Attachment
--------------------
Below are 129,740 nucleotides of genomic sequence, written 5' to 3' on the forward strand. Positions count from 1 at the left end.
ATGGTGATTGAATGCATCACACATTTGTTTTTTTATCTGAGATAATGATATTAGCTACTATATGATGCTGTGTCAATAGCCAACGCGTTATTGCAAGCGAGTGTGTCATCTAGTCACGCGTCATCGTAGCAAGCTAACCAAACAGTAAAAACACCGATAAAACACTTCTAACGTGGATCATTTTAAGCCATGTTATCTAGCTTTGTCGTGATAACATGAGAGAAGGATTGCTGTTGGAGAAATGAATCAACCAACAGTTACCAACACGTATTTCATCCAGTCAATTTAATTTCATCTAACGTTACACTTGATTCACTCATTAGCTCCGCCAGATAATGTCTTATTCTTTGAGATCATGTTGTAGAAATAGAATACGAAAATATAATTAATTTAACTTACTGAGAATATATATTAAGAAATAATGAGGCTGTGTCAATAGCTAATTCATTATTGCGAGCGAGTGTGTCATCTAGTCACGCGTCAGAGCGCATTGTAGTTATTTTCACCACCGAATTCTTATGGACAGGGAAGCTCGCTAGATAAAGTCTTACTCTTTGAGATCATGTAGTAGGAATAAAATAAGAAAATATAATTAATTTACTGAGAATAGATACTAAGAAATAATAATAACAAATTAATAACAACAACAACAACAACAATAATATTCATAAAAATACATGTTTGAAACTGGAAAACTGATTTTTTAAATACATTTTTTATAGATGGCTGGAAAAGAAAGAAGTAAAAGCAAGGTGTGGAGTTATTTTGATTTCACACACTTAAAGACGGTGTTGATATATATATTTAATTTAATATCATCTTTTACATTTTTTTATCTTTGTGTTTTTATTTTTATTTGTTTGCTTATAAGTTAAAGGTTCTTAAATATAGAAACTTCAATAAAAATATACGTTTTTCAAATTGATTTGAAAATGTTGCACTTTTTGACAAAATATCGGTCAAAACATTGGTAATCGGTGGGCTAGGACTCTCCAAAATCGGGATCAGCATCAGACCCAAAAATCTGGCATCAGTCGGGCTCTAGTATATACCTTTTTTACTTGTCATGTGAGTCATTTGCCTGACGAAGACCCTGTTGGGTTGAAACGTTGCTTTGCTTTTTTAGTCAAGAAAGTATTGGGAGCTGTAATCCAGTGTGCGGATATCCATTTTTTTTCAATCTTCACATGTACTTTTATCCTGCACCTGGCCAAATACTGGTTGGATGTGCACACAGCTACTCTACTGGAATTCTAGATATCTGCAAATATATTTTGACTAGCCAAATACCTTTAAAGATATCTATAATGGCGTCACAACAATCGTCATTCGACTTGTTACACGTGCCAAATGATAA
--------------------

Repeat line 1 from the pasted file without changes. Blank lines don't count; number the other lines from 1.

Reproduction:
Below are 129,740 nucleotides of genomic sequence, written 5' to 3' on the forward strand. Positions count from 1 at the left end.